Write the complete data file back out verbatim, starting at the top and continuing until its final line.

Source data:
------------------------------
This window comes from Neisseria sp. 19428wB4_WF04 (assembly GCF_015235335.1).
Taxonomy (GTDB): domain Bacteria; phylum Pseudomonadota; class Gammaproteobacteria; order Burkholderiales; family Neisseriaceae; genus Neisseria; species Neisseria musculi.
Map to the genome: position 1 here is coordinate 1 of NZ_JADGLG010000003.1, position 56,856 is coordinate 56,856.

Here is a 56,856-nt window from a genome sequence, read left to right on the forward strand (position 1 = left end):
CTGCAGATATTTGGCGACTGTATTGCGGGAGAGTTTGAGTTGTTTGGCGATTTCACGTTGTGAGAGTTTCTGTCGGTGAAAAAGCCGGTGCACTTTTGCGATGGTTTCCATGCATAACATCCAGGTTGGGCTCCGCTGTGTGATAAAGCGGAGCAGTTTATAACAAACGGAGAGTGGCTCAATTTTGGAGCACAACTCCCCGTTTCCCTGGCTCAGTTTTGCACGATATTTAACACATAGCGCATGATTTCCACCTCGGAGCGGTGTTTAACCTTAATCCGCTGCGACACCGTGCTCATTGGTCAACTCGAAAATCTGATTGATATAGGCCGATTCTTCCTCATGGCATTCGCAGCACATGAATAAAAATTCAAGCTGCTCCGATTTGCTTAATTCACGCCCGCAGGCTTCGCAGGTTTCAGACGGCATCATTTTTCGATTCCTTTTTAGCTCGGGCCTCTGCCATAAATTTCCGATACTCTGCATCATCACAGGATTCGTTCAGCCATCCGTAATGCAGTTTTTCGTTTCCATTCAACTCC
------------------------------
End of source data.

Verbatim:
This window comes from Neisseria sp. 19428wB4_WF04 (assembly GCF_015235335.1).
Taxonomy (GTDB): domain Bacteria; phylum Pseudomonadota; class Gammaproteobacteria; order Burkholderiales; family Neisseriaceae; genus Neisseria; species Neisseria musculi.
Map to the genome: position 1 here is coordinate 1 of NZ_JADGLG010000003.1, position 56,856 is coordinate 56,856.

Here is a 56,856-nt window from a genome sequence, read left to right on the forward strand (position 1 = left end):
CTGCAGATATTTGGCGACTGTATTGCGGGAGAGTTTGAGTTGTTTGGCGATTTCACGTTGTGAGAGTTTCTGTCGGTGAAAAAGCCGGTGCACTTTTGCGATGGTTTCCATGCATAACATCCAGGTTGGGCTCCGCTGTGTGATAAAGCGGAGCAGTTTATAACAAACGGAGAGTGGCTCAATTTTGGAGCACAACTCCCCGTTTCCCTGGCTCAGTTTTGCACGATATTTAACACATAGCGCATGATTTCCACCTCGGAGCGGTGTTTAACCTTAATCCGCTGCGACACCGTGCTCATTGGTCAACTCGAAAATCTGATTGATATAGGCCGATTCTTCCTCATGGCATTCGCAGCACATGAATAAAAATTCAAGCTGCTCCGATTTGCTTAATTCACGCCCGCAGGCTTCGCAGGTTTCAGACGGCATCATTTTTCGATTCCTTTTTAGCTCGGGCCTCTGCCATAAATTTCCGATACTCTGCATCATCACAGGATTCGTTCAGCCATCCGTAATGCAGTTTTTCGTTTCCATTCAACTCC